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Yes, I’m at it again with the birds. It’s one of my many favorite nature subjects and—for me—a Mother’s Day thing. Our local nature center, the Waterman Center, often has a birds of prey demonstration on or near Mother’s Day.

Yesterday, we went to see a show presented by Jonathan Wood of the Raptor Project. Wood rehabilitates injured raptors and has a traveling show featuring an amazing collection of eagles, hawks, falcons and owls.

Some of the birds are in his “employment of the handicapped” program, having permanent injuries that prevent their release into the wild. But even with injuries, they can generate quite a bit of excitement during his shows. Yesterday, we were buzzed by a golden eagle (pictured above with Wood), a peregrine falcon and a snowy owl, among others. We also got to ooh and ah over a gawky/cute three-week-old falcon chick.

Here are some of the breeds Wood has shown that might appear in a European-set historical romance.

The Eurasian Eagle Owl is the largest owl in the world. Having seen it, I can believe the rumors that it can carry off small house pets. Check out the amazing orange eyes!

The Peregrine falcon has been used in falconry for many centuries, and is the fastest bird on record, capable of almost 70 mph in horizontal flight and a stunning 200+ mph in a dive. This picture is by Cal Sandfort at the Peregrine Fund.

One bird that I didn’t see yesterday, but Wood has brought in the past, is the arctic gyrfalcon. When I saw it, I almost squealed in delight, for this bird, the largest true falcon, is the mascot animal in Laura Kinsale’s FOR MY LADY’S HEART. Gyrfalcons continue to be rare and valuable; according to Wood, they have sold for up to six figures!

Someday I want to learn more about the sport of falconry. Although not the most popular sport during the Regency, it was practiced, and it would be fun to include one of these beautiful birds in a story. FOR MY LADY’S HEART (set in the 14th century) is the only romance in which I can remember reading about falconry. There are probably more than that. Does anyone know of others?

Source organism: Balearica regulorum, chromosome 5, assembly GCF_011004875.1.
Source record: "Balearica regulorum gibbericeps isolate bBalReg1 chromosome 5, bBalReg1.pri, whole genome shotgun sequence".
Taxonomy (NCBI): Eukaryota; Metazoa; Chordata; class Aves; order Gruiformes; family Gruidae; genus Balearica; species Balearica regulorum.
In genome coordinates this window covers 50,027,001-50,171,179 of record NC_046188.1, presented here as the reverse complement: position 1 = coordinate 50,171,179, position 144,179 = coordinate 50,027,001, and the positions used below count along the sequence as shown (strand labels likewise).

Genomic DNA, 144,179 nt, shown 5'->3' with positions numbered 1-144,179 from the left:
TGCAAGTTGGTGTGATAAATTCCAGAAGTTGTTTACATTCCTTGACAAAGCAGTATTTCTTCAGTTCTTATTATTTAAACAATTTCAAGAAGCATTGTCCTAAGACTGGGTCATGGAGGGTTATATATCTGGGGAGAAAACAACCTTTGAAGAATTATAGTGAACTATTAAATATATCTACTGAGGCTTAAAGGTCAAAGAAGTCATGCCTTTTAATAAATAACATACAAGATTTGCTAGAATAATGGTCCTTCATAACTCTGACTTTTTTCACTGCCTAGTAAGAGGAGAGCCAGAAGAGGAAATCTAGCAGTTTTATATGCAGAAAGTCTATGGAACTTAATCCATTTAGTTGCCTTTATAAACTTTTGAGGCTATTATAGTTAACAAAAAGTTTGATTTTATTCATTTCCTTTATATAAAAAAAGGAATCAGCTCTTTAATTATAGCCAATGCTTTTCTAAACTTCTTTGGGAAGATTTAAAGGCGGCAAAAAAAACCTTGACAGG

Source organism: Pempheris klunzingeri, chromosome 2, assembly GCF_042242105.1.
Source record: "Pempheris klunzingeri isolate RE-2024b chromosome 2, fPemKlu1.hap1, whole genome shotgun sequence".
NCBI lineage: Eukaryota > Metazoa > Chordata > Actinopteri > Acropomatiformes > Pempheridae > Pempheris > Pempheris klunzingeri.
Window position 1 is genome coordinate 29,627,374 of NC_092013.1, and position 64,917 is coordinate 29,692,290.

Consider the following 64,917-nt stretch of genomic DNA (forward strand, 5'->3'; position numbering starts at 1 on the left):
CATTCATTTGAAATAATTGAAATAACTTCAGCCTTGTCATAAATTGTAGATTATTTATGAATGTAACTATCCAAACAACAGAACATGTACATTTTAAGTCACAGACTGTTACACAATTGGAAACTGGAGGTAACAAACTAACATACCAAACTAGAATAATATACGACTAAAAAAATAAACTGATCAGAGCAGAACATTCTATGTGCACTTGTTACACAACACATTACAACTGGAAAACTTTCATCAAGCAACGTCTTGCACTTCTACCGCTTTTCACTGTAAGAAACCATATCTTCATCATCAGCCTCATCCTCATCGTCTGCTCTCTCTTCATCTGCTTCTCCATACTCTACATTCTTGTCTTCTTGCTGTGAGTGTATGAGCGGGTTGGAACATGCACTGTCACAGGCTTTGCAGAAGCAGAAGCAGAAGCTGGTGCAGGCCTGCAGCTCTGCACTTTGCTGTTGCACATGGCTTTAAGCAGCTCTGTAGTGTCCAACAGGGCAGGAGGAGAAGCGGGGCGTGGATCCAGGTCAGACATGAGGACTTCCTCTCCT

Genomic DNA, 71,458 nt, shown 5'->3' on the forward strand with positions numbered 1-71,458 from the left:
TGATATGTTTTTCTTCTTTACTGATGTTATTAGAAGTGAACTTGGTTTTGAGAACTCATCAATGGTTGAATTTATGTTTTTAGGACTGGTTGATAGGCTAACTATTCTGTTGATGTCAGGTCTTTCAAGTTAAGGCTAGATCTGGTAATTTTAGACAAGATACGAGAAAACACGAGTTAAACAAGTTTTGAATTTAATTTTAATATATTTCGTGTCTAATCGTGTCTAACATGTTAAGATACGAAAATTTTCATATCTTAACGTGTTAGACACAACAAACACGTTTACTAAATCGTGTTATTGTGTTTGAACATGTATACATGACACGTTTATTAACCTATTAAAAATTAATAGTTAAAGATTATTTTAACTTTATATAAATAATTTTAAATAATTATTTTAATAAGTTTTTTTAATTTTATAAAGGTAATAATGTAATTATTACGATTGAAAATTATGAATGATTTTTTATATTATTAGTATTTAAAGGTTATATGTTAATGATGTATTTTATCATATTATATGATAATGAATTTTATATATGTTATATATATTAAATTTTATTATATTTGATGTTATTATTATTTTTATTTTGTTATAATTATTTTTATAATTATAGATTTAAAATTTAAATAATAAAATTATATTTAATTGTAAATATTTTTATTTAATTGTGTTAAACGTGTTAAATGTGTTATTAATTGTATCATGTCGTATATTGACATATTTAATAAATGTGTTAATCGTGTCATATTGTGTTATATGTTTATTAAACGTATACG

In any case, be sure to check out a Raptor Project show if it ever comes your way. And happy Mother’s Day!

Elena, who does write mostly about human characters, honestly! 🙂
LADY DEARING’S MASQUERADE, RT Reviewers’ Choice Award nominee

Now that it’s finally warmed up in upstate N.Y., I’m enjoying birdsong outside my window again. It reminds me of the first spring after my husband and I were sent on assignment to the U.K., when I realized that the birdsongs there were quite different. Later that spring, I heard a real live nightingale for the first time. Nothing like it.

Anyway, I thought I’d share some of my favorite British birds.

European Goldfinch (above) live in the wild but have also been domesticated for a long time, as evidenced in the painting of Madonna of the Goldfinch by Giovanni Battista Tiepolo (1696-1770) (right). According to a Myra, a helpful lady with a website on finches, The Finch Niche, the Euro Goldfinch is one of the tamer and more interactive species. It is possible to train them to sit on peoples’ fingers or heads (unlike most finches, which are more, um, flighty) and when whistled to they will whistle back. So I thought they’d make a nice pet for the children in LADY DEARING’S MASQUERADE.

Click here to hear a recording of a goldfinch’s song.

Another fave is the nightingale (left). A most romantic bird—just imagine it serenading your moonlit liaison with a dashing Regency hero in a secluded bower. It’s not much to look at, actually, but check out this recording of its song. (Just try to imagine it without the street noises.)

For more birdsongs, check out Northamptonshire Wildlife’s Sound Gallery. They’ve got just about everything including the Common Chiffchaff to the Great Tit (I’m not making these up, honest!)

The images of the goldfinch and nightingale are prints (c.1870) available at More great bird images from Morris’s British Birds 1891 at

Any favorite birds, British or otherwise? Do you enjoy descriptions of nature in a romance, or do they leave you cold?

LADY DEARING’S MASQUERADE, an RT Reviewers’ Choice Award finalist

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